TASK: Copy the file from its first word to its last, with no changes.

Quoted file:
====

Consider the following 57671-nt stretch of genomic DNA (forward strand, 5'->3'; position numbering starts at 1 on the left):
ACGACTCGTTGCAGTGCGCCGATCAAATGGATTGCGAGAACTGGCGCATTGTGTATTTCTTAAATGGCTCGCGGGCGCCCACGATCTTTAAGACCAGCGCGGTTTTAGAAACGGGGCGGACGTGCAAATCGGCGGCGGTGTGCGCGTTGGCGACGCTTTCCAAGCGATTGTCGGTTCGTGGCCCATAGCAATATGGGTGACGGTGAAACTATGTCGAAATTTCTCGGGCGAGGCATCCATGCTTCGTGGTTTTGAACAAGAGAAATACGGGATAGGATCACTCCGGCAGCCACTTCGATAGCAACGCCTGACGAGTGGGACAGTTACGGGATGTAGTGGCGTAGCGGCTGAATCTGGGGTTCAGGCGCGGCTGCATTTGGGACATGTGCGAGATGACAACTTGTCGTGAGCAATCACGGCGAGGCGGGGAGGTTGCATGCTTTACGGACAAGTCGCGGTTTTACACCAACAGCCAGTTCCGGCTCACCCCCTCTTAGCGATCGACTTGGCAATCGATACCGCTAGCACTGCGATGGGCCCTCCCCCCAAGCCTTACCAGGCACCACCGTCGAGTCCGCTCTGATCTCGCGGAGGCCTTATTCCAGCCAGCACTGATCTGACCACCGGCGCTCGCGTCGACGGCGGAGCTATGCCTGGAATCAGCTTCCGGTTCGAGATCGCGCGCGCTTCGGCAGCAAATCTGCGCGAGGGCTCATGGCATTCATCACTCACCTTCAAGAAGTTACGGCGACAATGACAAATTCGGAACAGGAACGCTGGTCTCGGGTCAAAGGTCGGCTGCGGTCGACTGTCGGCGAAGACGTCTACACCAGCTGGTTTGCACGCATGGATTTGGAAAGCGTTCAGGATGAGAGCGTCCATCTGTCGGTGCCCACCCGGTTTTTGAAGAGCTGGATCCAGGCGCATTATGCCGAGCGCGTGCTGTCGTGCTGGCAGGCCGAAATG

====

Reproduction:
Consider the following 57671-nt stretch of genomic DNA (forward strand, 5'->3'; position numbering starts at 1 on the left):
ACGACTCGTTGCAGTGCGCCGATCAAATGGATTGCGAGAACTGGCGCATTGTGTATTTCTTAAATGGCTCGCGGGCGCCCACGATCTTTAAGACCAGCGCGGTTTTAGAAACGGGGCGGACGTGCAAATCGGCGGCGGTGTGCGCGTTGGCGACGCTTTCCAAGCGATTGTCGGTTCGTGGCCCATAGCAATATGGGTGACGGTGAAACTATGTCGAAATTTCTCGGGCGAGGCATCCATGCTTCGTGGTTTTGAACAAGAGAAATACGGGATAGGATCACTCCGGCAGCCACTTCGATAGCAACGCCTGACGAGTGGGACAGTTACGGGATGTAGTGGCGTAGCGGCTGAATCTGGGGTTCAGGCGCGGCTGCATTTGGGACATGTGCGAGATGACAACTTGTCGTGAGCAATCACGGCGAGGCGGGGAGGTTGCATGCTTTACGGACAAGTCGCGGTTTTACACCAACAGCCAGTTCCGGCTCACCCCCTCTTAGCGATCGACTTGGCAATCGATACCGCTAGCACTGCGATGGGCCCTCCCCCCAAGCCTTACCAGGCACCACCGTCGAGTCCGCTCTGATCTCGCGGAGGCCTTATTCCAGCCAGCACTGATCTGACCACCGGCGCTCGCGTCGACGGCGGAGCTATGCCTGGAATCAGCTTCCGGTTCGAGATCGCGCGCGCTTCGGCAGCAAATCTGCGCGAGGGCTCATGGCATTCATCACTCACCTTCAAGAAGTTACGGCGACAATGACAAATTCGGAACAGGAACGCTGGTCTCGGGTCAAAGGTCGGCTGCGGTCGACTGTCGGCGAAGACGTCTACACCAGCTGGTTTGCACGCATGGATTTGGAAAGCGTTCAGGATGAGAGCGTCCATCTGTCGGTGCCCACCCGGTTTTTGAAGAGCTGGATCCAGGCGCATTATGCCGAGCGCGTGCTGTCGTGCTGGCAGGCCGAAATG